High levels of vitamin D could reduce the risk of cancer by 20%, concludes a large Japanese study published in the British medical Journal.
Having a high level of vitamin D could protect against the occurrence of certain types of cancer. This is affirmed by a Japanese study that followed 33,736 individuals aged 40 to 69 for 16 years.
Over the period, the authors of the study focused on the evaluation of Vitamin D levels of these individuals while taking into account other cancer risk factors such as age, weight (BMI) physical activity, smoking, alcohol consumption and diet.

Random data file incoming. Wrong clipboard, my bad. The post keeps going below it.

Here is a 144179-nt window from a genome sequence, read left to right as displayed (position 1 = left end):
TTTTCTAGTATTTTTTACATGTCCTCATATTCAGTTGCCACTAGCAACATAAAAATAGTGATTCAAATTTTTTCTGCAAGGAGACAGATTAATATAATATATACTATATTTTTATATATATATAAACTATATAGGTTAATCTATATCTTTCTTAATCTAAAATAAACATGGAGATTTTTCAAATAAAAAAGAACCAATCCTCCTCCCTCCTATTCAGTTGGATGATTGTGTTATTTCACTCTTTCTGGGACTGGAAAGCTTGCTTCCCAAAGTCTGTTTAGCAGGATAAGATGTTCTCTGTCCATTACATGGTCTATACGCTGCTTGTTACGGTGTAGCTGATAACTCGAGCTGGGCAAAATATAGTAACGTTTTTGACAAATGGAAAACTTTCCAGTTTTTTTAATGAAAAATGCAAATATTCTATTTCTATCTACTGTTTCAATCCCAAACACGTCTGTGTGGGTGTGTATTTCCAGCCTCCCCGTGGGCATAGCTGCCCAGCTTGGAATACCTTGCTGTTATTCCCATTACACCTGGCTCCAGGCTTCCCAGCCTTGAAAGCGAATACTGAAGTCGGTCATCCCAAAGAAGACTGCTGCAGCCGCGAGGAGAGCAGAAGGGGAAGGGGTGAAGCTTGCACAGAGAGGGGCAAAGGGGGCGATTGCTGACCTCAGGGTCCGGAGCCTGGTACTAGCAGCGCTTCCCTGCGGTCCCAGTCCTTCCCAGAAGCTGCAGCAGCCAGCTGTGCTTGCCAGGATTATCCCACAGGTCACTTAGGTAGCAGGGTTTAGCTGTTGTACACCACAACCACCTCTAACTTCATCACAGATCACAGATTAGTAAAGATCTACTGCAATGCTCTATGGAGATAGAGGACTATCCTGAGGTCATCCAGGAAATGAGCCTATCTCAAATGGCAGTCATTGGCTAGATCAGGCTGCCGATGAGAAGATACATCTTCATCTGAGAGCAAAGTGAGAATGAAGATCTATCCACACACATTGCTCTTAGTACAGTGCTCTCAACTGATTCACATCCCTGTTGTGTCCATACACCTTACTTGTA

At the end of the work, 3,301 cases of cancer were diagnosed.
The results suggest that higher levels of vitamin D have been associated with a 20% lower risk of all types of cancer for both men and women.
The most convincing results concern liver cancer with a risk lowered by 30 to 50%, especially in men, according to the study.
In contrast, no association has been found for lung cancer or prostate cancer, the study reports.
The protective effect of vitamin D could act up to a certain threshold but would not have additional benefits beyond a certain level, suggest the authors of the study.